Announcing the GBIF Biodiversity Open Data Ambassadors

The success of GBIF depends in part on establishing a good understanding within research and policy communities of the benefits and opportunities provided by free and open access to biodiversity data, as well as the importance of responsible use of such data through proper citation and attribution.

The GBIF Secretariat and GBIF participant nodes work to promote this understanding through their communication platforms, at meetings and across networks around of the world. However, this relatively small group can never hope to reach all relevant communities without assistance.

Biodiversity Open Data Ambassadors can fill that gap. If you are a biodiversity professional who promotes the principles and best practices of open data sharing and use, we can equip you with information resources, networking opportunities and recognition to make you an even more effective advocate in your own professional communities.

Qualifications and commitment

Are you a potential Biodiversity Open Data Ambassador? We ask for some minimum qualifications and a basic level of commitment, namely that:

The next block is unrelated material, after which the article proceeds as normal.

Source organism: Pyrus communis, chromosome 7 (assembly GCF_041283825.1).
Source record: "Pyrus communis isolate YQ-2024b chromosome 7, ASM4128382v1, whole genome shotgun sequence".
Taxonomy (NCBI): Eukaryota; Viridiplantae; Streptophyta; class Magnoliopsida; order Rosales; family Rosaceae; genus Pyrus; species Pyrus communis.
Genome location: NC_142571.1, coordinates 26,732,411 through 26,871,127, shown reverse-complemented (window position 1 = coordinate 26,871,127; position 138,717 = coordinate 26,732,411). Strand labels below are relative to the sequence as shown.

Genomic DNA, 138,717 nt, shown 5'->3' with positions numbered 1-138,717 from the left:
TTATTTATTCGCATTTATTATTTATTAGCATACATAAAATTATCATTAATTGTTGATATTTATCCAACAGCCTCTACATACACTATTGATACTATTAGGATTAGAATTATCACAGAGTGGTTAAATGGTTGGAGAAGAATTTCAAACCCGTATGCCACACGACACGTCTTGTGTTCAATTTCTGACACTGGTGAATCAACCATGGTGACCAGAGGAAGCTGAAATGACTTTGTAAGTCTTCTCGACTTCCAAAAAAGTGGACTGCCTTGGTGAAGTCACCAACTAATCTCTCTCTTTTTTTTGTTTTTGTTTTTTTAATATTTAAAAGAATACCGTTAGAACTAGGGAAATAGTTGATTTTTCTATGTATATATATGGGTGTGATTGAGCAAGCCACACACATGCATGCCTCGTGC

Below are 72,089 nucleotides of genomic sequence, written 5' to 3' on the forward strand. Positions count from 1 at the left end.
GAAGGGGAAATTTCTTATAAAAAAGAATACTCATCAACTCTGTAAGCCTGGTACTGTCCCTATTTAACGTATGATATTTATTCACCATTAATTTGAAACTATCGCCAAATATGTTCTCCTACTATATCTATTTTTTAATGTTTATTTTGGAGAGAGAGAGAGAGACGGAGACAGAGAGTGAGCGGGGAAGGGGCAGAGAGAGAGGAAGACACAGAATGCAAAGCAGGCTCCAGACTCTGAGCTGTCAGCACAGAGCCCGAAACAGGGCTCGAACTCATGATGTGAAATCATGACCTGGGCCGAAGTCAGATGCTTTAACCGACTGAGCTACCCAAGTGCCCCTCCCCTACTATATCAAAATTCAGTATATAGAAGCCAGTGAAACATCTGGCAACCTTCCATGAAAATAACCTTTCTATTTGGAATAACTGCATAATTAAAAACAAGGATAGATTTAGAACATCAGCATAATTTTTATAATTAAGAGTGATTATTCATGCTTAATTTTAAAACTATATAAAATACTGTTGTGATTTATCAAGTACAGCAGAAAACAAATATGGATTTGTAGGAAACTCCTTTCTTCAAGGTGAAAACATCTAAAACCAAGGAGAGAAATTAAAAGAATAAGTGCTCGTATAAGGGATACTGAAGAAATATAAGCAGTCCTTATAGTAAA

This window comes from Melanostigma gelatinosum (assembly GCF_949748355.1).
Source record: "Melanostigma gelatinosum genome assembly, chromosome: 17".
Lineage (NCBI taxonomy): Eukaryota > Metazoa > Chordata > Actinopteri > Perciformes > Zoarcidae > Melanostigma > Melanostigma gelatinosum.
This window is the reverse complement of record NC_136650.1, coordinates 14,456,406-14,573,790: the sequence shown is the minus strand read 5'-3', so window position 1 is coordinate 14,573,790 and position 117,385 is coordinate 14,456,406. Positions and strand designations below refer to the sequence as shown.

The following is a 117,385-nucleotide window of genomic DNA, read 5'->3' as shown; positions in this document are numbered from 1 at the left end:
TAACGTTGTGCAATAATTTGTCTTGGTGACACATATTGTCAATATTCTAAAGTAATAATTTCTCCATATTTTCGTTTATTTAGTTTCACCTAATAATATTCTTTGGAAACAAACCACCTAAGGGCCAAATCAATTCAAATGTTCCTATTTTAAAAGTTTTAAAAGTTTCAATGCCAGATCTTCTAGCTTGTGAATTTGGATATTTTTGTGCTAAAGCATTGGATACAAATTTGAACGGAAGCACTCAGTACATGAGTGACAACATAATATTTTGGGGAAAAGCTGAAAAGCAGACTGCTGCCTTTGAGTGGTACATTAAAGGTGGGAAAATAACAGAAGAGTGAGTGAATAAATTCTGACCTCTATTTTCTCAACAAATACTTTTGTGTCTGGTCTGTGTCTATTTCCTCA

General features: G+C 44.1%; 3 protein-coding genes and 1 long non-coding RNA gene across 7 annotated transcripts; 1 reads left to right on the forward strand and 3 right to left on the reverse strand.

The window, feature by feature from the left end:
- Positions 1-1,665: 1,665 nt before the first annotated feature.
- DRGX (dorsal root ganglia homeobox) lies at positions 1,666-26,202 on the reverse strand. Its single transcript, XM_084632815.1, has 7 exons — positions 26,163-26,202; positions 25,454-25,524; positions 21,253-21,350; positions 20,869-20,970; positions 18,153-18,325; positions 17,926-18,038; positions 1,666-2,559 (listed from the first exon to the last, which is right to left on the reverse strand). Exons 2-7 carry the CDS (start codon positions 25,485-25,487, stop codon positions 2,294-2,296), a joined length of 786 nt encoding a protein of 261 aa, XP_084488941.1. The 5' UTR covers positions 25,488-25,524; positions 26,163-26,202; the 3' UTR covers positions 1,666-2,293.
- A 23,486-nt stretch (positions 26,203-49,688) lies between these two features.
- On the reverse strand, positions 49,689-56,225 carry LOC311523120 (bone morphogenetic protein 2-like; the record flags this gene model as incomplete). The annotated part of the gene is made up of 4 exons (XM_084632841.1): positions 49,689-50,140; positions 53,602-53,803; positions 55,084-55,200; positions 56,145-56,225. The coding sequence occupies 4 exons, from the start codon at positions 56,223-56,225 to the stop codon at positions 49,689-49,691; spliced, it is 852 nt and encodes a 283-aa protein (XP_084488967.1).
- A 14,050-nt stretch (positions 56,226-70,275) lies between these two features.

• You can provide at least one example in which you have shared biodiversity data through GBIF, used GBIF-mediated data, and/or advocated open data in your professional capacity
  • You agree with the ICSU-World Data System Data Sharing Principles: in short, that data should be shared openly in a timely manner, with the fewest restrictions possible and used with proper citation.
  • You consent to have your contact details openly available on, and possibly on websites run by GBIF nodes and partners
  • You consent to be contacted by GBIF Secretariat and GBIF nodes with requests to promote open biodiversity data at particular events
  • You undertake to provide details of at least one example each year of an event, publication or process in which you have advocated for open biodiversity data